From February 21 to March 5, 1238, Torzhok was besieged by the Mongol troops led by Batu Khan and eventually fully devastated. However, this delay during the Torzhok siege was instrumental for Batu Khan's final decision to not attack Novgorod due to the upcoming spring and inevitable deterioration of the roads.
The Mongol invasion and the radically changed geopolitical situation in Russian lands failed to turn Torzhok into a safe haven instead of permanent attacks of the Vladimir-Suzdal Principality, the town faced constant invasions by the principalities of Tver and Moscow. Torzhok also faced multiple attacks from Lithuanian troops.
The unification of Russia by Ivan III The Great in the 15-16th centuries around the Principality of Moscow seemed to bring peace to Torzhok, but not for long.
In 1569, the town was destroyed by Ivan IV The Terrible during his punitive campaign against Novgorod, known as the Novgorod Massacre.
Once again, Torzhok was taken by impostor royal successor False Dmitry II, backed by the Polish-Lithuanian interventionist troops, at the beginning of the 17th century during what is called the Time of Troubles. In June 1609, the Russian-Swedish army inflicted a big defeat on False Dmitry II in the Battle for Torzhok, leaving the city in ruins.
Only after the Time of Troubles peace came to this land, and Torzhok faced no major battles ever again. Even during World War II, the Nazi troops failed to reach it.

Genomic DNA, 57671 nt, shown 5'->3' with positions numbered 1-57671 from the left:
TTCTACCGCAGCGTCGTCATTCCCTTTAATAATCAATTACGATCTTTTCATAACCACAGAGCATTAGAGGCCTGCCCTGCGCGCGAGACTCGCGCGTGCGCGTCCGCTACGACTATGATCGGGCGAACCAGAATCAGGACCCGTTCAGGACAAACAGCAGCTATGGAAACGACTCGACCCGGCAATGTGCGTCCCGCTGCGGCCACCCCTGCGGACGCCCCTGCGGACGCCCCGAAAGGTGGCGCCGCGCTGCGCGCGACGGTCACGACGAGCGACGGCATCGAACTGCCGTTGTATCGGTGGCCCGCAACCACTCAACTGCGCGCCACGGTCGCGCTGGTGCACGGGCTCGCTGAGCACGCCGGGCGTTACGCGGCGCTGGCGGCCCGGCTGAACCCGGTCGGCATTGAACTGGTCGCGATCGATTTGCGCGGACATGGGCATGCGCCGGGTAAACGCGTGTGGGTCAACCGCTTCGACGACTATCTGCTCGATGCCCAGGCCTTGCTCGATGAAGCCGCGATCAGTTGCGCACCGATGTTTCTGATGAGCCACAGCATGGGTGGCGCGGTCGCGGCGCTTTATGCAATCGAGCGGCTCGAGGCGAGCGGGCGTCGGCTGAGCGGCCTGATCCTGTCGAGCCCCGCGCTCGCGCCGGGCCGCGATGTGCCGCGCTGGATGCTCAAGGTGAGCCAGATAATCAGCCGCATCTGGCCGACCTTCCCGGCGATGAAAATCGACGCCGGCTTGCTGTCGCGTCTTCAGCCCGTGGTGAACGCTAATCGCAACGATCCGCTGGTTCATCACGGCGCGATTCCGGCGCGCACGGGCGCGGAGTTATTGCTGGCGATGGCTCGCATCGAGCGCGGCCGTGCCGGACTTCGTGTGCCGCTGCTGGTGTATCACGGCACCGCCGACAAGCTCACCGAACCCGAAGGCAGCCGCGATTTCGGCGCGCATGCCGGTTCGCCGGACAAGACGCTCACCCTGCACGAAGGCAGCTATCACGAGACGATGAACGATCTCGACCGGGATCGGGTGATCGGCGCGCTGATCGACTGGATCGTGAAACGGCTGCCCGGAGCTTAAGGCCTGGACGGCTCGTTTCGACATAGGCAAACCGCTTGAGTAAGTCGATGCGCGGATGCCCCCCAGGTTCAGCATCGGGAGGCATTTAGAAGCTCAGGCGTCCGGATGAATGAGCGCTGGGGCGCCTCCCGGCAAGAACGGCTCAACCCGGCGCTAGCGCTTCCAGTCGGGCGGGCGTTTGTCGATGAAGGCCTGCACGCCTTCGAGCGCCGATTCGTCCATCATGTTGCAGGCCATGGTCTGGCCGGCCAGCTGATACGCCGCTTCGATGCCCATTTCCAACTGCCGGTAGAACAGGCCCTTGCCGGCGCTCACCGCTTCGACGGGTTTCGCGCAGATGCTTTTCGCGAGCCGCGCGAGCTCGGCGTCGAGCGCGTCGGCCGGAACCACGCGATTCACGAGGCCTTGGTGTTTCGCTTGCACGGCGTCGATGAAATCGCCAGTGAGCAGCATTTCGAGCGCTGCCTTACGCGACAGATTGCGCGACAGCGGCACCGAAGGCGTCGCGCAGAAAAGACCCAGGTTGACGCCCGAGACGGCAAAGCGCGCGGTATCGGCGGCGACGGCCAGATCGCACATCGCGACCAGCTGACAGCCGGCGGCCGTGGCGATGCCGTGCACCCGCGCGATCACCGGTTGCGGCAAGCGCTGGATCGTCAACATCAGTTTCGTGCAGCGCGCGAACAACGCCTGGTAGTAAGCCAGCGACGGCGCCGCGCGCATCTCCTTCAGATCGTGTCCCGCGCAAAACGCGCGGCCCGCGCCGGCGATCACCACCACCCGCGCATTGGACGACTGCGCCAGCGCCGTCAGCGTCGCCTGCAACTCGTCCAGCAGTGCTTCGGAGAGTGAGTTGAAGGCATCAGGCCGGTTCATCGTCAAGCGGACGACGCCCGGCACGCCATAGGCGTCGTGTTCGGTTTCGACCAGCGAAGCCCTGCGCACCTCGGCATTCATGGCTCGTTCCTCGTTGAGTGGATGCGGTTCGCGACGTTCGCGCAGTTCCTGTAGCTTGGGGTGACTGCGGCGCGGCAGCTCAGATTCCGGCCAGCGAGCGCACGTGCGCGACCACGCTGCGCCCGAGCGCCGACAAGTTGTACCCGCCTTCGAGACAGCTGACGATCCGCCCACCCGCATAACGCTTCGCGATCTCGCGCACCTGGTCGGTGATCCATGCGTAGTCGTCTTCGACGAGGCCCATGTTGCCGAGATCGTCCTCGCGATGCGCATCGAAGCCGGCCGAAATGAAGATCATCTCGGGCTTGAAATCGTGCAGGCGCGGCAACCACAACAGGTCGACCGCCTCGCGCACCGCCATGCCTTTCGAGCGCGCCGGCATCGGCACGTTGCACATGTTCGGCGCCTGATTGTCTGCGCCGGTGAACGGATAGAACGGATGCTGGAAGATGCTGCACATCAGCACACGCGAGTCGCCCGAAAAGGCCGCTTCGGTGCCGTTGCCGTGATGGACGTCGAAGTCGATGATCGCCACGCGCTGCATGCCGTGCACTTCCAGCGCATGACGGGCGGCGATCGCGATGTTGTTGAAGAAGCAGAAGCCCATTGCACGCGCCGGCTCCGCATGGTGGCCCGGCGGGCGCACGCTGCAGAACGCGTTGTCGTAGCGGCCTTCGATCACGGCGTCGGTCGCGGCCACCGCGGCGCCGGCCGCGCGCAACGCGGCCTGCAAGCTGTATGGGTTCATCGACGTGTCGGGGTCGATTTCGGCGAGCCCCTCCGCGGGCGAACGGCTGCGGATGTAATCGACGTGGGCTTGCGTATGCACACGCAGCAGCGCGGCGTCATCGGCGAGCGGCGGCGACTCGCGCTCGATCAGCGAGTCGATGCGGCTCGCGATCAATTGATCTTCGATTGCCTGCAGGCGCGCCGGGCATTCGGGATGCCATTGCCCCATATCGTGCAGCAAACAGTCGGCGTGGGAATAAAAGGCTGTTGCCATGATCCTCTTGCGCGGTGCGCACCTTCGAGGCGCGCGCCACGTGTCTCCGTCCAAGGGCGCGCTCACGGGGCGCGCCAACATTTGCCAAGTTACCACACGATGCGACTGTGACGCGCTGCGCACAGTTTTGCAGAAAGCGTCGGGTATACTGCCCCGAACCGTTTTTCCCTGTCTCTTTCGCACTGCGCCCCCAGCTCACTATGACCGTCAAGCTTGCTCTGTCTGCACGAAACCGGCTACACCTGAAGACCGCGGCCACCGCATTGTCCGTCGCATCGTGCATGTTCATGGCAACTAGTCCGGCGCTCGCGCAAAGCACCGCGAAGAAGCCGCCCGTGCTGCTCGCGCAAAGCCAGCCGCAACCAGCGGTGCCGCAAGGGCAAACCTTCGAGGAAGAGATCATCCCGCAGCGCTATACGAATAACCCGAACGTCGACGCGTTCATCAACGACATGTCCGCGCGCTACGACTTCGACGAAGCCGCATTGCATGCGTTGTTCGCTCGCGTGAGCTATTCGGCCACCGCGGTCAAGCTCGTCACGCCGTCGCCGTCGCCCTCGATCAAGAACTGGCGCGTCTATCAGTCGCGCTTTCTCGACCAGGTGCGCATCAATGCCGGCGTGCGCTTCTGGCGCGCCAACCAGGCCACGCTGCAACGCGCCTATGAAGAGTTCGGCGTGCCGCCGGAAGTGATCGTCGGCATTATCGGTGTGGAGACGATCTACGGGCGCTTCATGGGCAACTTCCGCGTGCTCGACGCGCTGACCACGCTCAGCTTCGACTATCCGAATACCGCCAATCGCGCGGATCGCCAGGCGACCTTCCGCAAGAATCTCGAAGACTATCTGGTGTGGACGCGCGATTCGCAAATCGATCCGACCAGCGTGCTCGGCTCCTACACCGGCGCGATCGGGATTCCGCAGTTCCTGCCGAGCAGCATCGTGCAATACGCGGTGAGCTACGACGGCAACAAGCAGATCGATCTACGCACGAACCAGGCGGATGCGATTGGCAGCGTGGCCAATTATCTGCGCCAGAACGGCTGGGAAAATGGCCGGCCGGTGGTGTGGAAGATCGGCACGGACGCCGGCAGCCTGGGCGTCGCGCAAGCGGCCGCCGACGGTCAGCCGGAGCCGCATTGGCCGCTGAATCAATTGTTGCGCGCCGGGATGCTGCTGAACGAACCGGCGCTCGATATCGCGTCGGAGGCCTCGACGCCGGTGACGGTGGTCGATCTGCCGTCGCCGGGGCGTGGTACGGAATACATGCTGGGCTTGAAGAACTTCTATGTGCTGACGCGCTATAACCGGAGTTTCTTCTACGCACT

Today, Torzhok is one of the main tourist destinations in the Tver Region, albeit most of its sights are in poor condition. Undoubtedly, the town's principal attraction is the Borisoglebsky Novotorzhsky Monastery, located on the high bank of the Tvertsa River. The ancient monastery, which was greatly redesigned in the 18-19th centuries,was closed in 1925 and served as a prison for about 50 years. It was not until 1993 that it reopened as a place of worship.
Tourists also should visit the Old Ascension Church, a very beautiful wooden building from 1653. There are many other Orthodox churches in Torzhok, with the most picturesque being the Archangel Michael Temple, built in the second part of the 19th century.
Torzhok is also famous as Russia's main center of goldwork embroider there is a museum of this folk craft and several shops with its products around the town.
Torzhok's outskirts are rich with ancient country residences that once belonged to rich aristocratic families. This includes the mansions of Vasilevo, Mitino, Znamenskoye-Rayok, Selikhovo and Pryamuhino.
Near Mitino, one should also visit the village of Prutnya, where the grave of Anna Kern is located. Kern was the love and muse of iconic Russian poet Alexander Pushkin, who dedicated to her one of his most famous poems. Well, even in the place of terrible wars and battles, there should be someplace for love, even though an unshared one.
Here is an abstract from Pushkin's immortal poem:
I still recall the wondrous moment:
When you appeared before my sight
As though a brief and fleeting omen,
Pure phantom in enchanting light.